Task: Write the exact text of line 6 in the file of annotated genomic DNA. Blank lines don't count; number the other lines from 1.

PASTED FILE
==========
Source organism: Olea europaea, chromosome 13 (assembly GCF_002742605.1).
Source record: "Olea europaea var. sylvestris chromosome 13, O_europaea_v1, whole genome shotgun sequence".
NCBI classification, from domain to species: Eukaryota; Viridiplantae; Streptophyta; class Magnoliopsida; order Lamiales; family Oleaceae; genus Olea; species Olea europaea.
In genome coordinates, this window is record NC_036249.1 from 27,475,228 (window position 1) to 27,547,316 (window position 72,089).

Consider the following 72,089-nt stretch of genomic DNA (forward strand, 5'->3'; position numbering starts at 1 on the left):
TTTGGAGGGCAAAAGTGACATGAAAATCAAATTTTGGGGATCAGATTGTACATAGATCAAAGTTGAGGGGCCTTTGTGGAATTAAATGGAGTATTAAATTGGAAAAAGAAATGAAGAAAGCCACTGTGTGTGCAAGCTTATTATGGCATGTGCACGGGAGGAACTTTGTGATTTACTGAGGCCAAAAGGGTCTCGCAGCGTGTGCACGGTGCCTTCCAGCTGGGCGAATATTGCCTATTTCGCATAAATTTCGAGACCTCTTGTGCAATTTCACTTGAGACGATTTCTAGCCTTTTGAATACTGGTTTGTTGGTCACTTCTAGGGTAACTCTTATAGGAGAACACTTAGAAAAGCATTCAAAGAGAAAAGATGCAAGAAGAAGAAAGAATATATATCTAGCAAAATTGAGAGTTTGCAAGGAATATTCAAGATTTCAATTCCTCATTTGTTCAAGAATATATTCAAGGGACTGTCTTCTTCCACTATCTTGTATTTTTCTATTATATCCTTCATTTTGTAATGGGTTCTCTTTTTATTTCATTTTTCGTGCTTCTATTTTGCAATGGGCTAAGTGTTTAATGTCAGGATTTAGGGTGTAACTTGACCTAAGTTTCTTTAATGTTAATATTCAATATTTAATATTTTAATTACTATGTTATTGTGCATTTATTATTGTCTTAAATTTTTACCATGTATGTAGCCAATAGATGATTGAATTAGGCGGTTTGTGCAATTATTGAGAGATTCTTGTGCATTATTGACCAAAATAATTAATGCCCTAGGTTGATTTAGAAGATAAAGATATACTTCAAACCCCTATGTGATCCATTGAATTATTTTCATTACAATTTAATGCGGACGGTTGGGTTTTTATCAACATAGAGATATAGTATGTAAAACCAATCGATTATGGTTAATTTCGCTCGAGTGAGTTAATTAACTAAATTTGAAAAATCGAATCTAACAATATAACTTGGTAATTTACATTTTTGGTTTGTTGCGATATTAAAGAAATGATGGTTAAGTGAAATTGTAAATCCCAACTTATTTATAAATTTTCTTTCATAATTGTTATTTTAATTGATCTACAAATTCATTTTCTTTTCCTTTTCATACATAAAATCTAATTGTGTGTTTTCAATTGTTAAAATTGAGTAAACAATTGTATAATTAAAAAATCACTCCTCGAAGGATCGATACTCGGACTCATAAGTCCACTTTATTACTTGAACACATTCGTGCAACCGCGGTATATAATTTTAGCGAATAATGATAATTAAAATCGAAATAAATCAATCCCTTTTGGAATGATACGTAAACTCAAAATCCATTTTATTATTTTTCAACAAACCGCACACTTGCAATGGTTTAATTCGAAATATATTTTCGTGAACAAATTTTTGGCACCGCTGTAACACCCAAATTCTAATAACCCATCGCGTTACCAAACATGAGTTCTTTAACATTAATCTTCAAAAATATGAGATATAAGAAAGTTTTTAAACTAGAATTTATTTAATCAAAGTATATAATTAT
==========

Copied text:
TTTGGAGGGCAAAAGTGACATGAAAATCAAATTTTGGGGATCAGATTGTACATAGATCAAAGTTGAGGGGCCTTTGTGGAATTAAATGGAGTATTAAATTGGAAAAAGAAATGAAGAAAGCCACTGTGTGTGCAAGCTTATTATGGCATGTGCACGGGAGGAACTTTGTGATTTACTGAGGCCAAAAGGGTCTCGCAGCGTGTGCACGGTGCCTTCCAGCTGGGCGAATATTGCCTATTTCGCATAAATTTCGAGACCTCTTGTGCAATTTCACTTGAGACGATTTCTAGCCTTTTGAATACTGGTTTGTTGGTCACTTCTAGGGTAACTCTTATAGGAGAACACTTAGAAAAGCATTCAAAGAGAAAAGATGCAAGAAGAAGAAAGAATATATATCTAGCAAAATTGAGAGTTTGCAAGGAATATTCAAGATTTCAATTCCTCATTTGTTCAAGAATATATTCAAGGGACTGTCTTCTTCCACTATCTTGTATTTTTCTATTATATCCTTCATTTTGTAATGGGTTCTCTTTTTATTTCATTTTTCGTGCTTCTATTTTGCAATGGGCTAAGTGTTTAATGTCAGGATTTAGGGTGTAACTTGACCTAAGTTTCTTTAATGTTAATATTCAATATTTAATATTTTAATTACTATGTTATTGTGCATTTATTATTGTCTTAAATTTTTACCATGTATGTAGCCAATAGATGATTGAATTAGGCGGTTTGTGCAATTATTGAGAGATTCTTGTGCATTATTGACCAAAATAATTAATGCCCTAGGTTGATTTAGAAGATAAAGATATACTTCAAACCCCTATGTGATCCATTGAATTATTTTCATTACAATTTAATGCGGACGGTTGGGTTTTTATCAACATAGAGATATAGTATGTAAAACCAATCGATTATGGTTAATTTCGCTCGAGTGAGTTAATTAACTAAATTTGAAAAATCGAATCTAACAATATAACTTGGTAATTTACATTTTTGGTTTGTTGCGATATTAAAGAAATGATGGTTAAGTGAAATTGTAAATCCCAACTTATTTATAAATTTTCTTTCATAATTGTTATTTTAATTGATCTACAAATTCATTTTCTTTTCCTTTTCATACATAAAATCTAATTGTGTGTTTTCAATTGTTAAAATTGAGTAAACAATTGTATAATTAAAAAATCACTCCTCGAAGGATCGATACTCGGACTCATAAGTCCACTTTATTACTTGAACACATTCGTGCAACCGCGGTATATAATTTTAGCGAATAATGATAATTAAAATCGAAATAAATCAATCCCTTTTGGAATGATACGTAAACTCAAAATCCATTTTATTATTTTTCAACAAACCGCACACTTGCAATGGTTTAATTCGAAATATATTTTCGTGAACAAATTTTTGGCACCGCTGTAACACCCAAATTCTAATAACCCATCGCGTTACCAAACATGAGTTCTTTAACATTAATCTTCAAAAATATGAGATATAAGAAAGTTTTTAAACTAGAATTTATTTAATCAAAGTATATAATTAT